Trigonometry/Law of Cosines

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Law of Cosines[edit | edit source]


The Pythagorean theorem is a special case of the more general theorem relating the lengths of sides in any triangle, the law of cosines:[1]

where is the angle between sides and .

Does the formula make sense?[edit | edit source]

This formula had better agree with the Pythagorean Theorem when .

So try it...

When ,

The and the formula reduces to the usual Pythagorean theorem.

Permutations[edit | edit source]

For any triangle with angles and corresponding opposite side lengths , the Law of Cosines states that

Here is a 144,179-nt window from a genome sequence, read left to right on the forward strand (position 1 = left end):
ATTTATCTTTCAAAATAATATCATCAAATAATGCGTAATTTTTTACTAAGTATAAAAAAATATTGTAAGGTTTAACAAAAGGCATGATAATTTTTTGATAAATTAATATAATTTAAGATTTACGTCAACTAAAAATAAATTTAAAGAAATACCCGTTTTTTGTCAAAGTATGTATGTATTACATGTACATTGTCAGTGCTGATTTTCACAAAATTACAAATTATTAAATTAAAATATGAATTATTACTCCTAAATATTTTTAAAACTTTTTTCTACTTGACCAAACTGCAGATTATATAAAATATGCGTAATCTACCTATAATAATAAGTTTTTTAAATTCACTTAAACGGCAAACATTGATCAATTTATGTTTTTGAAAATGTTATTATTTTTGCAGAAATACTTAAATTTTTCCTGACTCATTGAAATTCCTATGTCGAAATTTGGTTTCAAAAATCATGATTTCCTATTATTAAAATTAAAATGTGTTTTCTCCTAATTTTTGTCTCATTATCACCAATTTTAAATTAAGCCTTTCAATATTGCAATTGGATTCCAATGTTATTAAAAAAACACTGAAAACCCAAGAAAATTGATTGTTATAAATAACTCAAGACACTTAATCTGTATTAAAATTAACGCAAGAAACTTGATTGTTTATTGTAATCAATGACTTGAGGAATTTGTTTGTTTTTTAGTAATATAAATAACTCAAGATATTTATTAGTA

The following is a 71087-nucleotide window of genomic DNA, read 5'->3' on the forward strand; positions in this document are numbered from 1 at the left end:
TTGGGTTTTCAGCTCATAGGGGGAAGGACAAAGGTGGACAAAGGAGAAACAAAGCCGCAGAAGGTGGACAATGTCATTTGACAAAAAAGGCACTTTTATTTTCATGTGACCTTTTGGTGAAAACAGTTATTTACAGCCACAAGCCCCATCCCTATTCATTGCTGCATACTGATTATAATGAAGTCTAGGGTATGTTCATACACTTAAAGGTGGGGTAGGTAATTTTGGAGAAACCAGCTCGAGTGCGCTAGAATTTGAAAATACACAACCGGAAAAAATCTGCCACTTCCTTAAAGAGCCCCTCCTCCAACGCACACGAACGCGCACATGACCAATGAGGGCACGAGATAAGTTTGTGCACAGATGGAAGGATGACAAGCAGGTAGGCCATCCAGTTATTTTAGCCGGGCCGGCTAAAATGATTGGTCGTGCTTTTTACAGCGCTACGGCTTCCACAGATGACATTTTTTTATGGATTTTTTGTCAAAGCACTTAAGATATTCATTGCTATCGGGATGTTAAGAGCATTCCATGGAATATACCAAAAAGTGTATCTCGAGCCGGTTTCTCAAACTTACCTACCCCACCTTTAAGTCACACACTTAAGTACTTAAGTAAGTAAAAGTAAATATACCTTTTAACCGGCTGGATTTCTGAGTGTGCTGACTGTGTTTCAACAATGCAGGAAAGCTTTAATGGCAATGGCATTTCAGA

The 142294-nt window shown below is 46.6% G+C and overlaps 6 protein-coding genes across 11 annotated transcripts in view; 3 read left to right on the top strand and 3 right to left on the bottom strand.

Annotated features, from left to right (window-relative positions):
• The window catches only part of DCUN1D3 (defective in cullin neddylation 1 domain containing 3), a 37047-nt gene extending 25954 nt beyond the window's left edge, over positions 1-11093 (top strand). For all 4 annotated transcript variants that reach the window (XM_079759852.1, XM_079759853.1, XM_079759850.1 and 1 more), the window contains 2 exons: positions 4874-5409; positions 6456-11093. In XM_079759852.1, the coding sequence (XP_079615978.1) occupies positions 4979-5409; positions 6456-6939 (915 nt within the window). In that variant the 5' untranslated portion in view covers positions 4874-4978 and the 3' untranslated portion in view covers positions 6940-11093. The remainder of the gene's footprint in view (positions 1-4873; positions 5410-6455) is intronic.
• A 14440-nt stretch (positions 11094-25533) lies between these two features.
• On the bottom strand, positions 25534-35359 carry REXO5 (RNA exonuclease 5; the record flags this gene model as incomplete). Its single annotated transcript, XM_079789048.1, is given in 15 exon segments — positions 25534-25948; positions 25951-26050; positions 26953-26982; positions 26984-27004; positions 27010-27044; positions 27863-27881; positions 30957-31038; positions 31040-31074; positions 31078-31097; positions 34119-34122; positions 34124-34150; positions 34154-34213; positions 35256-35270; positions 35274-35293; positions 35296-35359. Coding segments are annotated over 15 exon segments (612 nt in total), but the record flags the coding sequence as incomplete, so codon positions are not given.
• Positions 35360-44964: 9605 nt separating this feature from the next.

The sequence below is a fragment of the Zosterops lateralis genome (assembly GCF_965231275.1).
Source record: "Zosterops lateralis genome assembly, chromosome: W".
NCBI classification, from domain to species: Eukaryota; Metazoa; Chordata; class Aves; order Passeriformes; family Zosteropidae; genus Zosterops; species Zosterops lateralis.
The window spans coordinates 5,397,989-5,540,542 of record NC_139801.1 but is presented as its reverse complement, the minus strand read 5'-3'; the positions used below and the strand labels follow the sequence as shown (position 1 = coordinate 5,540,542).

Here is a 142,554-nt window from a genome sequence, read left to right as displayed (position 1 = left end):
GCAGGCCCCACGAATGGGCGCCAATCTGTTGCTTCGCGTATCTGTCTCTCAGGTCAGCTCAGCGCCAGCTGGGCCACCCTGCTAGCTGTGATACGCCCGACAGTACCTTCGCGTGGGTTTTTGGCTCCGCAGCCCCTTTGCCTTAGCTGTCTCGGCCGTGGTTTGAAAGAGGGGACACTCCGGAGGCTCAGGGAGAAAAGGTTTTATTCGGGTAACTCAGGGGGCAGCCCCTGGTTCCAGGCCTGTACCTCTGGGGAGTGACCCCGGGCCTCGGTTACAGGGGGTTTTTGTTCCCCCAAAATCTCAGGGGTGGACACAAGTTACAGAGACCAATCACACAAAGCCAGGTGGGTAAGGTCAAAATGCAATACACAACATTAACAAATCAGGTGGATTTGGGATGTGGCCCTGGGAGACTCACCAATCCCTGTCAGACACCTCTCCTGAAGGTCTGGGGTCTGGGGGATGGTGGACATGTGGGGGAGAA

Proof[edit | edit source]


Dropping a perpendicular from vertex to intersect (or extended) at splits this triangle into two right-angled triangles and , with altitude from side .

First we will find the lengths of the other two sides of triangle in terms of known quantities, using triangle .

Side is split into two segments, with total length .

has length
has length

Now we can use the Pythagorean Theorem to find , since .

The corresponding expressions for and can be proved similarly.

The formula can be rearranged:

and similarly for and .

Applications[edit | edit source]

This formula can be used to find the third side of a triangle if the other two sides and the angle between them are known. The rearranged formula can be used to find the angles of a triangle if all three sides are known. See Solving Triangles Given SAS.

Notes[edit | edit source]

  1. Lawrence S. Leff (2005-05-01). cited work. Barron's Educational Series. p. 326. ISBN 0764128922.